Where is your favourite place to find inspiration? Have you got a routine?
Inspiration? It varies. Cycling to the studio for example, which involves crossing Tower Bridge and enjoying the view. Those moments just before you get out of bed is always a good time for ideas. Spending time in a good bookshop or just going for a walk. I always illustrate in my studio where I’m surrounded by a small group of creative types who are also in the throes of finding inspiration.
Have you got a preferred method, materials you keep going back to or a favourite subject matter?
I haven’t really changed the way I work for years. I’m still in love with black ink and a decent brush. For me, it’s all about the idea, the drawing and the line. Subject matter changes all the time but as long as there’s a character caught in a slightly awkward situation, then I’m happy.
What one piece of advice would you give to someone who wants to start creating their own art?
Make art about things you enjoy drawing. Art has to be a response to something that resonates with you. When I was a kid I enjoyed reading comics so I started making my own out of a love for the colours, the drawing and the storytelling. They weren’t very sophisticated but it was a start.
Do you have a regular drawing routine?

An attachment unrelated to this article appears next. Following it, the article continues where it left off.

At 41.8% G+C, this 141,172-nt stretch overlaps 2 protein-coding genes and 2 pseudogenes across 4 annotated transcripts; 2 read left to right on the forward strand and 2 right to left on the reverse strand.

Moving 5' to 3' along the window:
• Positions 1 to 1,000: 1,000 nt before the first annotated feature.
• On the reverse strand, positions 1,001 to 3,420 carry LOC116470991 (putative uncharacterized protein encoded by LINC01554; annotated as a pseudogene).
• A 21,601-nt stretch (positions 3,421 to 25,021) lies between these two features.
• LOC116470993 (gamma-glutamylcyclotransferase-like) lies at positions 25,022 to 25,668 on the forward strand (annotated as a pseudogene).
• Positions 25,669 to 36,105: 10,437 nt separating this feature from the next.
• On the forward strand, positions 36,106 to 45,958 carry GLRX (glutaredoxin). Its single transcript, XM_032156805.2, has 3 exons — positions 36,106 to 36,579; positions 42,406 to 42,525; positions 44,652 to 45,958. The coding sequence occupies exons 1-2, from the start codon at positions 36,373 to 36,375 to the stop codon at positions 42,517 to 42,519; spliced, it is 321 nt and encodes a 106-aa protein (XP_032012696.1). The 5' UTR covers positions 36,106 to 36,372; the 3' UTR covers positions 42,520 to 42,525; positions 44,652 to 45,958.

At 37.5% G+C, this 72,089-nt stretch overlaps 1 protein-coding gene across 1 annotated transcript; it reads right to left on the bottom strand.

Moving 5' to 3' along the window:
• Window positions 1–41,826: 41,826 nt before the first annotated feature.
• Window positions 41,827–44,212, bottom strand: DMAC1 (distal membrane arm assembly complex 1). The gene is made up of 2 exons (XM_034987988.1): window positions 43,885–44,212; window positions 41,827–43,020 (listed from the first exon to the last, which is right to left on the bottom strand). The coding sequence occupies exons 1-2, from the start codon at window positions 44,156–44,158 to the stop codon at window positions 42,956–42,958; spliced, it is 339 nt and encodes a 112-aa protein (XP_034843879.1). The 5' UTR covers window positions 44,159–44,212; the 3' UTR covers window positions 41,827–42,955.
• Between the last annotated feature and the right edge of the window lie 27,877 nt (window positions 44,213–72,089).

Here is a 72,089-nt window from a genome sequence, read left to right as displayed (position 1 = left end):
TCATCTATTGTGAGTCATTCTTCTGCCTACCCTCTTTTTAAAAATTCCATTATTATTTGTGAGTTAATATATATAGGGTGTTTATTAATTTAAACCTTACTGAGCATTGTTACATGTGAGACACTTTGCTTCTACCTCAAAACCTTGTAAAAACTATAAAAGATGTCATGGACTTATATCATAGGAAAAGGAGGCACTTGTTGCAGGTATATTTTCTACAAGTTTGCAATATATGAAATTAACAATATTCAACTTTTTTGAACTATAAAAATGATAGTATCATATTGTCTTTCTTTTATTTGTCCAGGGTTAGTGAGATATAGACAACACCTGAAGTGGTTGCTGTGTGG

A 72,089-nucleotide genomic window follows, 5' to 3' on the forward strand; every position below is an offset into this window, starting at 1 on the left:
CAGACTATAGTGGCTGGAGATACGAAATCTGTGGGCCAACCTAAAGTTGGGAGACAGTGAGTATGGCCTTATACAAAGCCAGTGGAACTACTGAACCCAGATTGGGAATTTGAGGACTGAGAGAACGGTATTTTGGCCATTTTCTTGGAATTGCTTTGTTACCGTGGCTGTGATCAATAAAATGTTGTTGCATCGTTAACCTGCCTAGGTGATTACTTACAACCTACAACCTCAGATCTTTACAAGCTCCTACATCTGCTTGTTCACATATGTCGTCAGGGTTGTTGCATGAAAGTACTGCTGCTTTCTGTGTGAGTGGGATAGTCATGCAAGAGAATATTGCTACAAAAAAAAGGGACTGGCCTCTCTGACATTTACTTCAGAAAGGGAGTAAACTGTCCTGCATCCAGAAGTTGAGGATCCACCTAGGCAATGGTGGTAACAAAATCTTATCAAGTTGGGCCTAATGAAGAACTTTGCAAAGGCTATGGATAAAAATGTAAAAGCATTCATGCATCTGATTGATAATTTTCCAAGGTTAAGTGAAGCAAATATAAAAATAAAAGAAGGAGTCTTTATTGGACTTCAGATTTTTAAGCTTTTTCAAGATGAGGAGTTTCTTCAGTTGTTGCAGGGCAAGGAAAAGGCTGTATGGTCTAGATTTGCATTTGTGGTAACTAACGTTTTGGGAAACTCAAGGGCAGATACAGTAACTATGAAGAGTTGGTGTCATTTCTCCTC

Not really. I’m not very disciplined in that way. If anything, my day starts with a cup of tea before I put pencil to paper.
Who would you love to collaborate with most (anyone living or dead) and why?
I would have loved to have collaborated with Keith Haring (80’s graffiti artist) and Jack Kirby (Marvel Comic artist who created the likes of the Incredible Hulk and The Fantastic Four). It would have been incredible to have worked in the studio of Fred Quimby who produced the classic Tom & Jerry cartoons from the 1940s and ’50s. Perhaps not collaborate as such but definitely to have had the opportunity to learn from the greats.
Which is the best recent book you’ve read?
The Gallows Pole by Benjamin Myers, a dark brooding tale set in 18th-century Yorkshire; it’s all about the rise and fall of a gang of Coiners – the makers of fake coins from the melted down clippings of real coins. Their punishment was a one way trip to the gallows, just as the landscape was about to change forever by the impending Industrial Revolution.
What or who inspired you to become an illustrator and why?
Hergé, the creator of Tintin, as well as Goscinny & Uderzo, the writer and artist behind Asterix the Gaul, had a big influence on me. When I came across their books as a kid, I was totally knocked out and I thought ‘that’s for me’.